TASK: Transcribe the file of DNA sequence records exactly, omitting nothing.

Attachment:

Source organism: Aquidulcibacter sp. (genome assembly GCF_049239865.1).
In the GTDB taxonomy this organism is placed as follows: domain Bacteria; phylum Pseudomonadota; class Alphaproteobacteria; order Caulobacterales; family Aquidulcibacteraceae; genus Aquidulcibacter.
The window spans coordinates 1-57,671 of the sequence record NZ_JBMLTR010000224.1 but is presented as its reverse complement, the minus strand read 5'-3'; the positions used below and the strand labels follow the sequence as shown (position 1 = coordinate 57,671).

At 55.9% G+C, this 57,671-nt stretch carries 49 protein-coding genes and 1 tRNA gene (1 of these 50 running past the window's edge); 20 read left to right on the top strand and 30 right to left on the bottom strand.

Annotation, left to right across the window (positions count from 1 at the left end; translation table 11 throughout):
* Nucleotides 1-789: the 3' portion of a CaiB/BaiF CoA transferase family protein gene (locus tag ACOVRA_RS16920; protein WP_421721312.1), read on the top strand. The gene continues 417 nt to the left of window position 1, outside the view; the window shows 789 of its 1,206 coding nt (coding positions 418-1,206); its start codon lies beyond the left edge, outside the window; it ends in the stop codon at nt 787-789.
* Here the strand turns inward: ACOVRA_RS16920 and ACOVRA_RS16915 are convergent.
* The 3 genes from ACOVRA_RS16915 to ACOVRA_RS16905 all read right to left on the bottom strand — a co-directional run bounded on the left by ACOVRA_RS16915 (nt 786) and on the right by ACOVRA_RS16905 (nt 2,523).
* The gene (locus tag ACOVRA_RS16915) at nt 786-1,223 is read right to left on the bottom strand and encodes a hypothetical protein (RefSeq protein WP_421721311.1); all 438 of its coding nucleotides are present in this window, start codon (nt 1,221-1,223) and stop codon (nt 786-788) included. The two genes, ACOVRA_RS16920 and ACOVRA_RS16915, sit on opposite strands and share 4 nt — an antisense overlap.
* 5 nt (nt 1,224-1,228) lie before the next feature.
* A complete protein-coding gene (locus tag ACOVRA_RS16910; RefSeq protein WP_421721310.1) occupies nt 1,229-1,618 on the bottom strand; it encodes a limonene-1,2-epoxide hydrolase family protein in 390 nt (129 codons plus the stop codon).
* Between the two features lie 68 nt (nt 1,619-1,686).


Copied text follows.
Source organism: Aquidulcibacter sp. (genome assembly GCF_049239865.1).
In the GTDB taxonomy this organism is placed as follows: domain Bacteria; phylum Pseudomonadota; class Alphaproteobacteria; order Caulobacterales; family Aquidulcibacteraceae; genus Aquidulcibacter.
The window spans coordinates 1-57,671 of the sequence record NZ_JBMLTR010000224.1 but is presented as its reverse complement, the minus strand read 5'-3'; the positions used below and the strand labels follow the sequence as shown (position 1 = coordinate 57,671).

At 55.9% G+C, this 57,671-nt stretch carries 49 protein-coding genes and 1 tRNA gene (1 of these 50 running past the window's edge); 20 read left to right on the top strand and 30 right to left on the bottom strand.

Annotation, left to right across the window (positions count from 1 at the left end; translation table 11 throughout):
* Nucleotides 1-789: the 3' portion of a CaiB/BaiF CoA transferase family protein gene (locus tag ACOVRA_RS16920; protein WP_421721312.1), read on the top strand. The gene continues 417 nt to the left of window position 1, outside the view; the window shows 789 of its 1,206 coding nt (coding positions 418-1,206); its start codon lies beyond the left edge, outside the window; it ends in the stop codon at nt 787-789.
* Here the strand turns inward: ACOVRA_RS16920 and ACOVRA_RS16915 are convergent.
* The 3 genes from ACOVRA_RS16915 to ACOVRA_RS16905 all read right to left on the bottom strand — a co-directional run bounded on the left by ACOVRA_RS16915 (nt 786) and on the right by ACOVRA_RS16905 (nt 2,523).
* The gene (locus tag ACOVRA_RS16915) at nt 786-1,223 is read right to left on the bottom strand and encodes a hypothetical protein (RefSeq protein WP_421721311.1); all 438 of its coding nucleotides are present in this window, start codon (nt 1,221-1,223) and stop codon (nt 786-788) included. The two genes, ACOVRA_RS16920 and ACOVRA_RS16915, sit on opposite strands and share 4 nt — an antisense overlap.
* 5 nt (nt 1,224-1,228) lie before the next feature.
* A complete protein-coding gene (locus tag ACOVRA_RS16910; RefSeq protein WP_421721310.1) occupies nt 1,229-1,618 on the bottom strand; it encodes a limonene-1,2-epoxide hydrolase family protein in 390 nt (129 codons plus the stop codon).
* Between the two features lie 68 nt (nt 1,619-1,686).